Republicans Can Lose More Than Half Of In-Play Seats And Still Take The House
Republicans need just 39 seats to re-take a majority in the House. According to Politico there are now 99 House seats in play nationwide, or 2.5 times the number Republicans need.
With two weeks remaining until Election Day, the political map has expanded to put Democrats on the run across the country – with 99 Democratic-held House seats now in play, according to a POLITICO analysis, and Republicans well in reach of retaking the House.
It’s a dramatic departure from the outlook one year ago – and a broader landscape than even just prior to the summer congressional recess. As recently as early September, many Republicans were hesitant to talk about winning a majority for fear of overreaching. …
The number of Democrats in danger is more than double the 39 seats Republicans need to seize control of the House. It reflects an elastic electoral environment that favors the GOP by every measure: money, momentum and mood of the country — in this case, sour on Democratic incumbents.
For Democrats, a deteriorating political environment – unemployment high, President Barack Obama’s approval ratings low — has been exacerbated by the presence of cash-flush, independent conservative groups that have poured huge sums of money into races.
Meanwhile, per Gallup, Republicans hold a five point lead over Democrats among registered voters and anywhere from a 11 – 17 point lead among likely voters depending on the turnout modeling:
Republicans continue to hold a commanding lead among likely voters on a generic congressional ballot, according to a new Gallup survey.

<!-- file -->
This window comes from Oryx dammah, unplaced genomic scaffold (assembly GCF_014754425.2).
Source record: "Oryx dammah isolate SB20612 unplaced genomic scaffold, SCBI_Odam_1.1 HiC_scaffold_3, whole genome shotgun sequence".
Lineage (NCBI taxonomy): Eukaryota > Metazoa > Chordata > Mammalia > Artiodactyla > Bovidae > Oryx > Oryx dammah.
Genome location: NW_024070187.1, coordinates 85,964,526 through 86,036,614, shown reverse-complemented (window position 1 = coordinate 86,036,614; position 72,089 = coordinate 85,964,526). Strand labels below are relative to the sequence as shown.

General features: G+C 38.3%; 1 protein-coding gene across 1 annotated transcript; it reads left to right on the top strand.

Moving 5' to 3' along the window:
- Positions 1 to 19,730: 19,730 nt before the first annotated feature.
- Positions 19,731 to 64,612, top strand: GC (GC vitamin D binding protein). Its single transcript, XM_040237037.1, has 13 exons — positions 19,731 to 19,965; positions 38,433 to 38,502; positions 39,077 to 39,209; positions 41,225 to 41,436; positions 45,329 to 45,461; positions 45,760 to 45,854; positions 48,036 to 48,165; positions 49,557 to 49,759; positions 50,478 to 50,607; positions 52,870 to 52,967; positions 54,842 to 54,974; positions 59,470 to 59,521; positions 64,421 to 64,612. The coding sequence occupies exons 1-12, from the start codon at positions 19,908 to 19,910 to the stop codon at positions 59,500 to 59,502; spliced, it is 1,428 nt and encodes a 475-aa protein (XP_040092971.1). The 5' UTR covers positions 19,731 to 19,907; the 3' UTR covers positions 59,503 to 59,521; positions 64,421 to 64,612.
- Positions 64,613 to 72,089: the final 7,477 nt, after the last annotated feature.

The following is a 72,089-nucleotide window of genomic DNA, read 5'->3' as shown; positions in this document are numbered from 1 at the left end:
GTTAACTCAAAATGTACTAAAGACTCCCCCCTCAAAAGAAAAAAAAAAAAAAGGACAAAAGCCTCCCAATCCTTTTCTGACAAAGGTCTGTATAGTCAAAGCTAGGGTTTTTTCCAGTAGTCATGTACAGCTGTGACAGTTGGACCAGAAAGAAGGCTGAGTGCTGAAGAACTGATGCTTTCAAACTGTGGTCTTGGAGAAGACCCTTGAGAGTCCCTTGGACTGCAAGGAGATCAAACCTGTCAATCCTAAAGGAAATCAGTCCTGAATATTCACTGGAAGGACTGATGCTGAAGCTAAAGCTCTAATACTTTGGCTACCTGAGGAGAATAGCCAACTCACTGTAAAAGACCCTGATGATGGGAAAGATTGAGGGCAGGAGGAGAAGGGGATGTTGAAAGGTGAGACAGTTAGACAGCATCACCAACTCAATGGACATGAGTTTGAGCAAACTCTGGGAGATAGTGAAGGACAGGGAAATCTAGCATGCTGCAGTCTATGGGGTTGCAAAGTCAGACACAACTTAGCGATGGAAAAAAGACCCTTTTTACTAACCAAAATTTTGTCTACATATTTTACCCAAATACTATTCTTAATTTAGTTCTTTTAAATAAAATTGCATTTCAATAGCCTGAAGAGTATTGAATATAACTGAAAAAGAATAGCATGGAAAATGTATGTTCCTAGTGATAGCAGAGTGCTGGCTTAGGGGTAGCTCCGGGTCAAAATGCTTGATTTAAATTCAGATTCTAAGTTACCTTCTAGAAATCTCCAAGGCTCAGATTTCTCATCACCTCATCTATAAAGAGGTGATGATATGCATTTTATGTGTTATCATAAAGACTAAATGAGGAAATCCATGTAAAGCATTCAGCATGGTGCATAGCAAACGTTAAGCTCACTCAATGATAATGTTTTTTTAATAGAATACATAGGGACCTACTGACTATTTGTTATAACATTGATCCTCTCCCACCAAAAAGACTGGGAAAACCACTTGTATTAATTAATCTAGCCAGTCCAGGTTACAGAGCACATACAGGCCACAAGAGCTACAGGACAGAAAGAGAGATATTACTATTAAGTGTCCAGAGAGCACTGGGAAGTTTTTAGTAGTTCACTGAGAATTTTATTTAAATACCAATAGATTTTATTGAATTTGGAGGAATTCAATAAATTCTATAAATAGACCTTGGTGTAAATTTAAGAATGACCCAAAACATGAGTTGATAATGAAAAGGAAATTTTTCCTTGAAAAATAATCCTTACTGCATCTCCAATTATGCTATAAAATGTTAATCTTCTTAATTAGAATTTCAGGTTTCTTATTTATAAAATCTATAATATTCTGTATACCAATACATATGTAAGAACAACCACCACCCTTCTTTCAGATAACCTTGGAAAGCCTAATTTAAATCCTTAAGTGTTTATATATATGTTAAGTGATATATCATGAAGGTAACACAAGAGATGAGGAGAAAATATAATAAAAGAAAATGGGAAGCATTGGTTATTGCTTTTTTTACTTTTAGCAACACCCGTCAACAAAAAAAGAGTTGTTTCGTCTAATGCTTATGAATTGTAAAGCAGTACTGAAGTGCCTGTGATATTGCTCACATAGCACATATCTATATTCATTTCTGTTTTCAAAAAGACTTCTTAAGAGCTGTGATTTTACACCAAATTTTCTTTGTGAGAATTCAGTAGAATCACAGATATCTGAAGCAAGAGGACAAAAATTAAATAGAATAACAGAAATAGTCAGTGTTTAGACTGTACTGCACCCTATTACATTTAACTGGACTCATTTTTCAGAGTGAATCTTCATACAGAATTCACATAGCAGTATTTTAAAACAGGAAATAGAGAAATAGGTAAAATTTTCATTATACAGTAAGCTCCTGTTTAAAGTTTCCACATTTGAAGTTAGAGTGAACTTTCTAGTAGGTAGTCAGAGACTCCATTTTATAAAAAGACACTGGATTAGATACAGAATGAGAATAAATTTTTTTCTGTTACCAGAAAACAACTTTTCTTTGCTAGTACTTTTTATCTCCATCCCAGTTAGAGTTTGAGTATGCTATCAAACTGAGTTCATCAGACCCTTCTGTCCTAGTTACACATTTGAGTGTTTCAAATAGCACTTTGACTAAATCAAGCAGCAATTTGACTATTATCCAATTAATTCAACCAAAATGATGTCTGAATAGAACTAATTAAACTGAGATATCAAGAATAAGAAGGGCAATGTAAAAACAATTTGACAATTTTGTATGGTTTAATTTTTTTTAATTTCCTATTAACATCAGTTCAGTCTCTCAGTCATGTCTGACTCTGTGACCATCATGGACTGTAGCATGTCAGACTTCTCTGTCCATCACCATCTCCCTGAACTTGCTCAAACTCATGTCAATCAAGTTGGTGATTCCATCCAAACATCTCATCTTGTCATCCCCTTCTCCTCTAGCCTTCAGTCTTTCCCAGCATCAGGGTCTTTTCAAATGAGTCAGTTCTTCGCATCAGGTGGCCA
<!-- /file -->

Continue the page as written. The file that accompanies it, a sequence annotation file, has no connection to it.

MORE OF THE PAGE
The GOP holds a 5 percent lead among registered voters and a lead among likely voters of 11 points or 17 points, depending on the turnout model.
Among registered voters, the GOP lead has increased by 2 percentage points in just the last week, jumping to a 48-to-43 percent margin.
If turnout is typical – around 40 percent – Gallup gauges that Republicans hold a lead of 17 percentage points. If turnout is higher than normal, the GOP has an 11 percent lead.
Of course, the question remains, are Republicans winning because they’re winning over voters or is this just a large-scale rejection of Democrats and their liberal policies?
I’m not convinced that the public is all that ready to embrace leadership from either party, and that these relatively rapid turn-abouts from Republican to Demcorat and back to Republican majorities are a symptom of that.
Republicans may win big this fall, and they may even win big again in 2012, but if they’re not ready for some substantive changes from Washington politics as usual (as much of a cliche as that is) their majority will last about as long as the Democrat majority has.Tags: election 2010, gallup, polls